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The Norwegian Royal Guards suffer under unusual heat wave

Southern Norway is now in an unusually warm period. A heat wave has hit the country and has lasted almost a month with temperatures of 30-32 degrees Celsius during the daytime. This is quite different from what the southern parts of Norway generally has – very low temperatures throughout the year. This heat wave has also affected the Norwegian Royal Guard. Now, measures have been taken to ensure that none of the King’s soldiers suffer or are hurt during the remaining heat wave.

The Royal Guards, who stand outside the Royal Palace, do so in a black uniform made of wool. Now the General of the Royal Guard has ordered the time spent at post will be shorter, and the soldiers will be served water all the time while they are on duty.

Soldiers from His Majesty The King’s Royal Guard protect the Royal Palace 24 hours a day. Photo: Oskar Aanmoen.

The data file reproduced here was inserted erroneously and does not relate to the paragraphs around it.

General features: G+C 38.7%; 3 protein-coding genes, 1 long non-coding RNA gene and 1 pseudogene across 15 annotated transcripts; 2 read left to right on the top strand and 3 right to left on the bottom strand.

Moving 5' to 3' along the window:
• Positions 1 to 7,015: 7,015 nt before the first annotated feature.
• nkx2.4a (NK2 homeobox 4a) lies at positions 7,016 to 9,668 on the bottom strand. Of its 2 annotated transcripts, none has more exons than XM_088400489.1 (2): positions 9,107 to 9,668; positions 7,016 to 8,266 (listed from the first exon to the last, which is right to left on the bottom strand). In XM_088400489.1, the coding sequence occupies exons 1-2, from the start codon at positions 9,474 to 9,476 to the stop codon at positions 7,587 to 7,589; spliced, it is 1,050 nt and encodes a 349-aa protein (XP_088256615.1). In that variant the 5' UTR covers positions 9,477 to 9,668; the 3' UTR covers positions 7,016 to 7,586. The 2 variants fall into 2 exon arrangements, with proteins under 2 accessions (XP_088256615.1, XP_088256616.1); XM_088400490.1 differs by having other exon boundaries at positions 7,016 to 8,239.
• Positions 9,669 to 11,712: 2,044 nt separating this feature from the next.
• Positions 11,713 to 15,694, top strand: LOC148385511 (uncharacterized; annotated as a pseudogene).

The Norwegian television channel NRK was at the Royal Palace in Oslo to talk to some of the soldiers. They told NRK that they also moisten parts of the uniform before they go out on duty to dampen the heat.

The new rules apply as long as the heat wave lasts in all the places that it has a permanent guard service. This applies to the Royal Palace, Skaugum, Bygdø royal estate when in use, Akershus Fortress and Huseby military camp.

King Harald of Norway and the Royal Norwegian Guards in the background. Photo: Oskar Aanmoen / Royal Central.

The dark parade uniform of the Royal Guard remains virtually unchanged through its history. The trousers are black with two white stripes, and the jacket is dark black with green epaulettes. The parade hat is today a bowler hat decorated with buffalo hair. The original helmet was adorned with feathers and inspired by the Bersaglieri, an Italian corps who impressed the Swedish Princess Louise so much that in 1860 she insisted that the Norwegian Royal Guard should have similar hats. Eventually the feathers were replaced with buffalo hair.

Of other uniforms, the Royal Guard uses the same as other divisions in Norway’s military.

About author

Senior Europe Correspondent Oskar Aanmoen has a master in military and political history of the Nordic countries. He has written five books on historical subjects and more than 700 articles for Royal Central. He has also interview both Serbian and Norwegian royals. Aanmoen is based in Oslo, Norway.